They lit up the Eiffel Tower in blue and gold early yesterday morning, but no light show could distract from the painful reality that France's rotating presidency of the European Union has begun in the most inauspicious of circumstances. Ireland's rejection of the Lisbon treaty last month and yesterday's intervention from the Polish President, Lech Kaczynski, who told a newspaper that for him to ratify the treaty now would be "pointless", have disrupted France's carefully laid plans for the next six months.
In truth, Mr Kaczynski's comments come as no surprise. He was always opposed to Lisbon. Mr Kaczynski is also unrepresentative of Polish opinion. His country's parliament has already ratified Lisbon and Poland's Prime Minister, Donald Tusk, is committed to pushing ahead with the treaty. Mr Kaczynski can hold the process up, but he cannot single-handedly scupper Lisbon.
Yet it would be quite wrong for France, or any EU government, to ignore the fact that Europe is going through a crisis of democratic legitimacy at the moment, symbolised by Ireland's rejection of the treaty. The question is how to respond. The very worst course of action from European governments would be to push ahead with implementing Lisbon's provisions as if nothing had happened. That would merely play into the hands of those who argue that Europe is an anti-democratic conspiracy of elites.
The initiative about how to proceed on the Lisbon agenda can only come from Dublin. If the Irish government believes it can win a re-run referendum, so much the better. If, on the other hand, it believes a re-run ought to be ruled out, then the Commission will have to go back to the drawing board. Either way, what is required now is a period of cool reflection while the Irish government makes its mind up.
But that does not mean Europe should sit on its hands for the next six months. The French government ought to concentrate on areas such as energy, climate change and agriculture where Europe can still reach agreement. EU states need to make it clear to Russia that its tactics of divide and rule on gas will no longer be tolerated. If Europe can agree bold new measures to tackle global warming, it will be in a strong position to influence the policy of the next United States president, who takes office in January. Meanwhile, France's "Mediterranean Union" project has the potential to improve relations with the Arab world.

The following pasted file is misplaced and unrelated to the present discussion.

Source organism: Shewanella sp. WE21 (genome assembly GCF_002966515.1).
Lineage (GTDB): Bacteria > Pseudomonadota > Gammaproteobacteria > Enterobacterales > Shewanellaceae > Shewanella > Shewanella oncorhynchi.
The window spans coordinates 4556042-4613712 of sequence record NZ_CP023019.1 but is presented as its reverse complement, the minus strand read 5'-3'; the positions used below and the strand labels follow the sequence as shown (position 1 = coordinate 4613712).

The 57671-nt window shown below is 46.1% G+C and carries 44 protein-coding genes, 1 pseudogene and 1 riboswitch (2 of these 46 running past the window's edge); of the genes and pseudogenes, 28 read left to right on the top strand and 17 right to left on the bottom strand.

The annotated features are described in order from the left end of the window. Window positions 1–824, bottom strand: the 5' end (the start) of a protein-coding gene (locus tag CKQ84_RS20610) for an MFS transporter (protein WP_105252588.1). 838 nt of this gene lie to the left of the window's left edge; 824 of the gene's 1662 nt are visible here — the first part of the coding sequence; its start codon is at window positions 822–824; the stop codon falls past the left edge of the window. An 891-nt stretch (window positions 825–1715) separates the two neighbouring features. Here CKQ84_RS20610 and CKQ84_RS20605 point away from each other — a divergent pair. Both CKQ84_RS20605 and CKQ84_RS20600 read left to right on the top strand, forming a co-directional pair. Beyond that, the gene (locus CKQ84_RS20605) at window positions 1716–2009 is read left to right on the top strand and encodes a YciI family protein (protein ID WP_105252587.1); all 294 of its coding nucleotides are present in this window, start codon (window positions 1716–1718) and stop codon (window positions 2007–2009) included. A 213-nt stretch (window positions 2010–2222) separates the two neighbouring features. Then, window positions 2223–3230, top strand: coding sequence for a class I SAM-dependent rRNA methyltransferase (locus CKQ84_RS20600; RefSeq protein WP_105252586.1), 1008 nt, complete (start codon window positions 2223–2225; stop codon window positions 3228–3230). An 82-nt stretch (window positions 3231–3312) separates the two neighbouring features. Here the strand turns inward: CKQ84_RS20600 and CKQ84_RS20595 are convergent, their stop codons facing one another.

Other EU governments, especially our own, will also have plenty to do to ensure that the increasingly protectionist and populist overtures from President Nicholas Sarkozy are resisted. Despite what M. Sarkozy has been saying recently, there is little evidence that the Irish public rejected Lisbon because the EU believes in free markets. And the proposed French immigration policy, which achieves the dubious feat of being both economically damaging and inhumane, ought to be dismantled too.
Yet the irony of the situation is that while Europe is going through this existential torture, its governments are remarkably united on some of the largest contemporary geo-political issues. The wounds opened up by the invasion of Iraq have largely healed. All states are committed to reducing carbon emissions. Anddespite the harsh economic winds buffeting the continent, most states are showing no inclination to retreat into protectionism.
It would plainly be ridiculous to argue that the European ideal is in good shape. But the economic and diplomatic union of European nation states can still be a progressive force, on the continent and in the wider world. Now is not the time for Europe's friends to despair.